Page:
Before we get started, I'm assuming you've mastered or completed the first part of the tutorial, your site code itself is complete, your virtual environment is functional in local development, and you have your domain name pointed the IP of the EC2 instance we just made. If any of these assumptions are false then you are probably getting ahead of yourself.
In your EC2 box, run these two commands:
sudo mkdir -p /var/www/[my-site] sudo mkdir -p /var/www/static.[my-site]
Remember, production Django is begging and pleading to not be asked to serve your static files for you -- so let Apache handle that part!
PRO TIP: The
-pflag will create any intermediary steps in your mkdir command for you.
Next it's time to get your code onto your webserver. Since you are pro, using Django, EC2, and reading this pro blog, I'll assume you're using Github. (If not, just think--today can be the day you switch!) Either way, get your codebase into the
/var/www/[my-site] directory you just made.
PRO TIP for those using Github: When you created that working directory, it was owned by root:root. That means to execute a
git clone in the directory you would have to use sudo.
THIS WOULD BE BAD SO DO NOT DO THIS ON PENALTY OF LOTS OF WASTED TIME.
Instead, run these commands:
sudo chown ubuntu:ubuntu /var/www/[my-site] sudo chown ubuntu:ubuntu /var/www/static.[my-site]
Now you can safely run:
git clone email@example.com:[my-github-path] /var/www/[my-site]/
This step is like taking a nap since you already have that magic happening in your local environment. I personally like to keep my virtualenvs within my projects in a
venv/ directory, but you do whatever gets your rocks off.
In short, adapt this sequence of commands to your needs:
cd /var/www/[my-site] virtualenv venv # PRO TIP: Avoid `sudo` source venv/bin/activate pip install -r [path-to-your-requirements-file] #PRO TIP: Avoid `sudo`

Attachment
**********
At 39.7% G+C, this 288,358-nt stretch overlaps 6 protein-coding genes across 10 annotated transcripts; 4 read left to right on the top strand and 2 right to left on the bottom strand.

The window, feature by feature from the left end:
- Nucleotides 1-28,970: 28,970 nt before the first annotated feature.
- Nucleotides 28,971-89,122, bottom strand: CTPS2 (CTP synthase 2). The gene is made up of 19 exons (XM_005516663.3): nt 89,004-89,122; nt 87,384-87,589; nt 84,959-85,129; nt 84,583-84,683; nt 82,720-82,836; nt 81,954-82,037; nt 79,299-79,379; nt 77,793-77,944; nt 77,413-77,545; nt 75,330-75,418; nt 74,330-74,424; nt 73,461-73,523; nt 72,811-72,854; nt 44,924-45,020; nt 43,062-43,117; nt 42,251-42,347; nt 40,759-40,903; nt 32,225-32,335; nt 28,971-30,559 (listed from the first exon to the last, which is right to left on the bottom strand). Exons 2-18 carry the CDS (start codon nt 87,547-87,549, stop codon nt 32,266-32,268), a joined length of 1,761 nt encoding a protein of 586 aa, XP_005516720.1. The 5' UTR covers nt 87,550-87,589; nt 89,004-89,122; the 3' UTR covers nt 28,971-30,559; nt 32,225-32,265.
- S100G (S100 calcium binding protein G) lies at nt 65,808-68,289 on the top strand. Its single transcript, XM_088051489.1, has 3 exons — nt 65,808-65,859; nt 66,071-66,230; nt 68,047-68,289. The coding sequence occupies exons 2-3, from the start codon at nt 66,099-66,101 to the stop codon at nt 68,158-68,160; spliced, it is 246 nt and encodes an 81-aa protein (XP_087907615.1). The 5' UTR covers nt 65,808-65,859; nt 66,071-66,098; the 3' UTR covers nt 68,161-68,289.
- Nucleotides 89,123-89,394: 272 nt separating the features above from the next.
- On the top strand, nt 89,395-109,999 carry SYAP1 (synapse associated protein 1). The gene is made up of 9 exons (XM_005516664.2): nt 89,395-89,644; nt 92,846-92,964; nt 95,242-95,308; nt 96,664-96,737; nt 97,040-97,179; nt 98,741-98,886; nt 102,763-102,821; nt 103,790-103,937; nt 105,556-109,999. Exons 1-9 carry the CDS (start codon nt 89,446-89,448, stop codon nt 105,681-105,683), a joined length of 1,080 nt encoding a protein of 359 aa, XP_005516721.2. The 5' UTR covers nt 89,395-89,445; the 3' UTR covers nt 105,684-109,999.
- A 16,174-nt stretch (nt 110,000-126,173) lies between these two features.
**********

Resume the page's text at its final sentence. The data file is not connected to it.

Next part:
You will know this worked if, only AFTER the pip command finishes, you have a bunch of recognizable packages in
/venv/lib/site-packages/. If you peek ahead of time you won't see any evidence of progress, so sit tight.
I'm lazy, and ultimately only OK at server administration. Thus, I put all of my various server configurations right in the httpd.conf file. I know, I know. SysAdmins everywhere are clicking the Back buttons on their browsers. But really, if you're more pro than me at Apache config then pat yourself on the back and use sites-available like your mother told you. But either way, you'll need this syntax (and if you have no idea what I'm talking about, put it in
<VirtualHost *:80> ServerName static.[my-site] DocumentRoot /var/www/static.[my-site]/ </VirtualHost> <Virtualhost *:80> ServerName [my-site] DocumentRoot /var/www/[my-site] ServerAdmin YOUR-EMAIL ErrorLog "/var/log/apache2/[my-site]-error_log" WSGIDaemonProcess mysite python-path=/var/www/[my-site]:/var/www/[my-site]/venv/lib/python2.7/site-packages WSGIProcessGroup mysite WSGIScriptAlias / /var/www/[my-site]/[my-site]/wsgi.py </VirtualHost>
80in either directive.
To make these commands real, run
sudo /etc/init.d/apache2 restart
From this moment forward, all work regarding your site should be handled with a prompt that looks a lot like this:
If you open a new terminal to run some other command in the process, make sure you do this first:
You should know what to do here. Make your database. Run:
./manage.py syncdb ./manage.py migrate
It's business as usual here.
Assuming you have something like this in your production
STATIC_ROOT = '/var/www/static.[my-site]/static/' STATIC_URL = 'http://static.[my-site]/static/'
You are ready to run:
(In case you have no ability to notice trends, you'll want to avoid using
sudo here as it will knock you out of your virtualenv).
You should have a site. If you don't, I may have forgotten something, so leave it in the comments.